Soooooo....just a practical question here: other than the growl and whine increase, did this do anything to performance? Other than looks, it seems to me to not do MUCH extra, especially considering it is metal and conducts heat wayyy better than plastic and is not insulated internally or externally. Considering your filter size doesn't change if you keep the same stock intake box, any benefits at all to have this other than the looks and sound?
I found a bit of an improved throttle response when getting on the gas.
 

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Now that I'm thinking about it - the rubber (or plastic?) washer probably goes between the engine and the intake pipe to help hold in place and limit vibration - maybe I'm wrong, but I couldn't see a place for the rubber washer otherwise. It sure would have been nice if Snabb had included a simple parts diagram.
I put he rubber washer between the engine and the pipe as you say. But as you can see in the picture, it twisted when tightening the screw. Also I don't think it will hold up well with the heat. The plastic washer is just to small to be a good fit.


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I found it to contribute to a smoother power delivery, but I'm not sure it makes that much difference (+1-2hp) unless you've upgraded the rest of the turbo intake tract. It doesn't detract power, though.
Doing my first daily commute with the new intake and I definitely felt the difference in response and the smoother power like mercdude describes. Dunno about horsepower but overall it has improved my driving experience.


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reality is - outside of a tune, everything is an incremental improvement. Intake pipe helps a bit, intercooler helps a bit, inlet manifold helps a bit, throttle body helps a bit, catback helps a bit, etc. etc. Add those bits together and you've got a great foundation for a spicy t5.
 

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Oh hey guys - forgot about this: check your airbox intake snorkel for what I can only describe as an intake blocking plate. Follow the snorkel into the bumper and you'll see where the actual air intake is - and that's where you'll find it: a blocking plate. It literally prevents air from coming straight into the snorkel and instead makes the engine pull air from two side ports. I assume so roadway debris doesn't make it into the air box. But hey, if we're making the effort to increase airflow by spending hundreds of dollars and increasing 2.5" pipe to 3.5" pipe, take a few minutes to drop the front bumper and snip the two plastic rivets that hold that bad boy on and then zip tie the snorkel up in the remaining holes (where the rivets were). Now you've got a true cold-air/ram-air intake. When I did it, I reduced exhaust drone by 30-50%. Which means, I was getting an intake/exhaust imbalance thanks to my catback exhaust. I expect it will also improve with a drop-in air filter, or a full airbox removal.
 

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So I took the intake pipe out again and had a good look at it all. The washers and bolt are definitely not suitable for this application. After a week of use, both washers are destroyed. (See photo). Now I put it back in and with the intake pipe positioned, the tab doesn't line up with the hole where the screw goes. I have no clearance with the AC lines and if I want to put the screw in, I will have to push it back even further. What I'm I doing wrong? (See video)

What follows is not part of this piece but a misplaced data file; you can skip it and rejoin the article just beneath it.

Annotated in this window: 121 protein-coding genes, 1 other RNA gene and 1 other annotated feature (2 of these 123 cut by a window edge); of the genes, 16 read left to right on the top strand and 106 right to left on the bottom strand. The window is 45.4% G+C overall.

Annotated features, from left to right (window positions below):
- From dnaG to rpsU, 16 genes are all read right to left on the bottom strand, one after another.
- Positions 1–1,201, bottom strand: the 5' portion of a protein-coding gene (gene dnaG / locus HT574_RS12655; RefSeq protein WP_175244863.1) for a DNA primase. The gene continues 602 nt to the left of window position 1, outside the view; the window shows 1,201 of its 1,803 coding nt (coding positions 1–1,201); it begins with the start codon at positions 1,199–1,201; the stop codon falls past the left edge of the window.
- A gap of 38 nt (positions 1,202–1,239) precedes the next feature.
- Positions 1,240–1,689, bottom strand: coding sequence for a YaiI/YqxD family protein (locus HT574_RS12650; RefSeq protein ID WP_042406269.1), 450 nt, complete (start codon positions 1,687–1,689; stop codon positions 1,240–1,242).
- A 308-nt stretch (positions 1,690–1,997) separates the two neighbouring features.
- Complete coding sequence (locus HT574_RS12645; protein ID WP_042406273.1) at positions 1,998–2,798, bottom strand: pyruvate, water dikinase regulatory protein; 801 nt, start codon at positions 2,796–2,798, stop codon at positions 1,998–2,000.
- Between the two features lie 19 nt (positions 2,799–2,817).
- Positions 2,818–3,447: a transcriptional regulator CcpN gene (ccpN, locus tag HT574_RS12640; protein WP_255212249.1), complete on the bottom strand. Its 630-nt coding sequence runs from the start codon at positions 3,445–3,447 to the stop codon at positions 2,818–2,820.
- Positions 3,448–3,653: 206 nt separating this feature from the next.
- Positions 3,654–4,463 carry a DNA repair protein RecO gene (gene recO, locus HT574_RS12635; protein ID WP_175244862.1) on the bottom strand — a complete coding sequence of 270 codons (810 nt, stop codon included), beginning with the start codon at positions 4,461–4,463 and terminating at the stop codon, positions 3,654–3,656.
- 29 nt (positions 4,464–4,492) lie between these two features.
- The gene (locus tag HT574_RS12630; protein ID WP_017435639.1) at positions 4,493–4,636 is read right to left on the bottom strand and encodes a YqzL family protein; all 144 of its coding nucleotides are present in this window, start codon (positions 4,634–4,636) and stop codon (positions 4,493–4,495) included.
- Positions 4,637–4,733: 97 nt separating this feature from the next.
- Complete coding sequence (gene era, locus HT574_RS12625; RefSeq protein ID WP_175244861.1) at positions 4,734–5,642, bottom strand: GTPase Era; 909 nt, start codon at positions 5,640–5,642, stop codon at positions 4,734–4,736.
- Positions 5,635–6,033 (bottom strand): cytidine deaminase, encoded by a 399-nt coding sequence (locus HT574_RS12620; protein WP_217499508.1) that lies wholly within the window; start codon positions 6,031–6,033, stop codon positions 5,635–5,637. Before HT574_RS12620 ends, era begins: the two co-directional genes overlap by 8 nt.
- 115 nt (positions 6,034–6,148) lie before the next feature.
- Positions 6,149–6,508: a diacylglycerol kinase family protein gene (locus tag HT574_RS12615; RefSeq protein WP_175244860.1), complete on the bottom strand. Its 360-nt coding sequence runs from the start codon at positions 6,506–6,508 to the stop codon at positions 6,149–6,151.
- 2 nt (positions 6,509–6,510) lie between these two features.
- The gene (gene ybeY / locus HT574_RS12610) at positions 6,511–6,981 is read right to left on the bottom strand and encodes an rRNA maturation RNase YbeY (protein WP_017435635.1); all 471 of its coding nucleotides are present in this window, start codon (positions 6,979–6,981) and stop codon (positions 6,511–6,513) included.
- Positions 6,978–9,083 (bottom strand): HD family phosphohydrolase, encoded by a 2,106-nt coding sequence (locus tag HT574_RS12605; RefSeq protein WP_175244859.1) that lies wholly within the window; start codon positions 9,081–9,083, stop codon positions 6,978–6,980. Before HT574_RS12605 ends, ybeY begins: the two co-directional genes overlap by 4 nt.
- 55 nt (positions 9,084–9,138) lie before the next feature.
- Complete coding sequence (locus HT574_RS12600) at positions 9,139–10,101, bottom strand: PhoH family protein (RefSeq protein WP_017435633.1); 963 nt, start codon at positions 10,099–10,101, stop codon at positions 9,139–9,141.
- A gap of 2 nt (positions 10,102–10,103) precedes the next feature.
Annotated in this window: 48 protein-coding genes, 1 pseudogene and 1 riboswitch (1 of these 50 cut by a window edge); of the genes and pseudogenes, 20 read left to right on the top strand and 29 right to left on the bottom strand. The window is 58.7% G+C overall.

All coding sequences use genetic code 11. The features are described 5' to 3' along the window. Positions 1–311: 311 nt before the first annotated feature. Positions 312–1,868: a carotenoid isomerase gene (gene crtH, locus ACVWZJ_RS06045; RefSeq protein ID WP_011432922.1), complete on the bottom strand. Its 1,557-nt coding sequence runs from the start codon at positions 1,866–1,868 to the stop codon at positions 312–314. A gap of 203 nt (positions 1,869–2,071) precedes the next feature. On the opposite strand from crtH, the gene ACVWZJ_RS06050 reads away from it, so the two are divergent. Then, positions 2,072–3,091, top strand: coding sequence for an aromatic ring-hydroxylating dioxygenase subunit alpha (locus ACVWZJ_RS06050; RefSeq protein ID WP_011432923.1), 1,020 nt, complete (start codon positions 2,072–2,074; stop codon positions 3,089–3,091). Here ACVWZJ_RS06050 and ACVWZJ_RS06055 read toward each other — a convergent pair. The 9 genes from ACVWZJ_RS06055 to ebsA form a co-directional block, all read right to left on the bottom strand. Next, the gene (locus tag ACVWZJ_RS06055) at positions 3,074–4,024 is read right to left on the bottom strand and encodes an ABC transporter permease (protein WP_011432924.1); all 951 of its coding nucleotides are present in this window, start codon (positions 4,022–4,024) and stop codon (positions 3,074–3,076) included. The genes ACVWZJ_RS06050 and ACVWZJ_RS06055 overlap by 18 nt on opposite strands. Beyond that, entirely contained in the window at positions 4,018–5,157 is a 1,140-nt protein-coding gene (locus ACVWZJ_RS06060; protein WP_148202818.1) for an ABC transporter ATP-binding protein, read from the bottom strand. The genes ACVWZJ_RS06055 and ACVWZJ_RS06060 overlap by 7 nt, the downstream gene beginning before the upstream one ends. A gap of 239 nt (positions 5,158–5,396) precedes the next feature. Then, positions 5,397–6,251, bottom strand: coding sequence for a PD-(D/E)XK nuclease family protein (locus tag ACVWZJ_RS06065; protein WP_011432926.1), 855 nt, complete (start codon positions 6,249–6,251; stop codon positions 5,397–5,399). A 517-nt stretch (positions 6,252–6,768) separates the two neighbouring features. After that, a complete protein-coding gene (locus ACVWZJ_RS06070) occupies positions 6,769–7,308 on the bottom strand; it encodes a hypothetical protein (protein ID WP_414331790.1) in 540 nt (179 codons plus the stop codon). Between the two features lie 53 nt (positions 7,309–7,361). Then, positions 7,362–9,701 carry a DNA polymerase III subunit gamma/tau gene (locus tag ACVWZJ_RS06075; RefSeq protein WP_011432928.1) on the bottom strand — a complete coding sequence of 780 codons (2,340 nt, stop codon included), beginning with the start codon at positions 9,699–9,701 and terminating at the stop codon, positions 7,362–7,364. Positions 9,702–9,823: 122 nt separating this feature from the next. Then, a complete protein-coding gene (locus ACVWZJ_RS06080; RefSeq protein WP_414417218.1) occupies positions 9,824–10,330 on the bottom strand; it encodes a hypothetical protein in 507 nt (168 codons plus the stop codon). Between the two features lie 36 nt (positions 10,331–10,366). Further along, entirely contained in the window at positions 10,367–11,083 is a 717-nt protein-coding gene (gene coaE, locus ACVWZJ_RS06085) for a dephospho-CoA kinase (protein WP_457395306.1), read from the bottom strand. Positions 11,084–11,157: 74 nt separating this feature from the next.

https://vimeo.com/195139738


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So I took the intake pipe out again and had a good look at it all. The washers and bolt are definitely not suitable for this application. After a week of use, both washers are destroyed. (See photo). Now I put it back in and with the intake pipe positioned, the tab doesn't line up with the hole where the screw goes. I have no clearance with the AC lines and if I want to put the screw in, I will have to push it back even further. What I'm I doing wrong? (See video)
https://vimeo.com/195139738


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You need to take the pipe out, undo the hoseclamp for the silicone coupling to the turbo that's on the compressor housing, and rotate it. It is not aligned correctly, which is why you don't have space on your AC lines and why you're unit is off angle by about a half inch. Once you get it aligned correctly, you should be able to put the pipe in and out without any issues aligning it to the bolthole and without issues with your AC Lines.

Then I would go to home depot or ace or wherever you have a hardware store, get a bolt that's 1/2" longer, and then get two small metal washers that'll fit that bolt, and two rubber washers, and reput the bracket between two rubber washers with the two metal washers in contact with the bolt and engine to keep it all safe.
 

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You need to take the pipe out, undo the hoseclamp for the silicone coupling to the turbo that's on the compressor housing, and rotate it. It is not aligned correctly, which is why you don't have space on your AC lines and why you're unit is off angle by about a half inch. Once you get it aligned correctly, you should be able to put the pipe in and out without any issues aligning it to the bolthole and without issues with your AC Lines.

Then I would go to home depot or ace or wherever you have a hardware store, get a bolt that's 1/2" longer, and then get two small metal washers that'll fit that bolt, and two rubber washers, and reput the bracket between two rubber washers with the two metal washers in contact with the bolt and engine to keep it all safe.
Thanks for the input. I went to homedepot and got some rubber washers from the plumbing department and some metal ones as well along with a longer m6 bolt. Although I still don't have a lot of clearance with the ac lines, it did line up better once I turned the coupling some. I'm happy how it sits now.


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I took another look at my install - I just used the supplied bolt with a thin washer. Worked perfectly.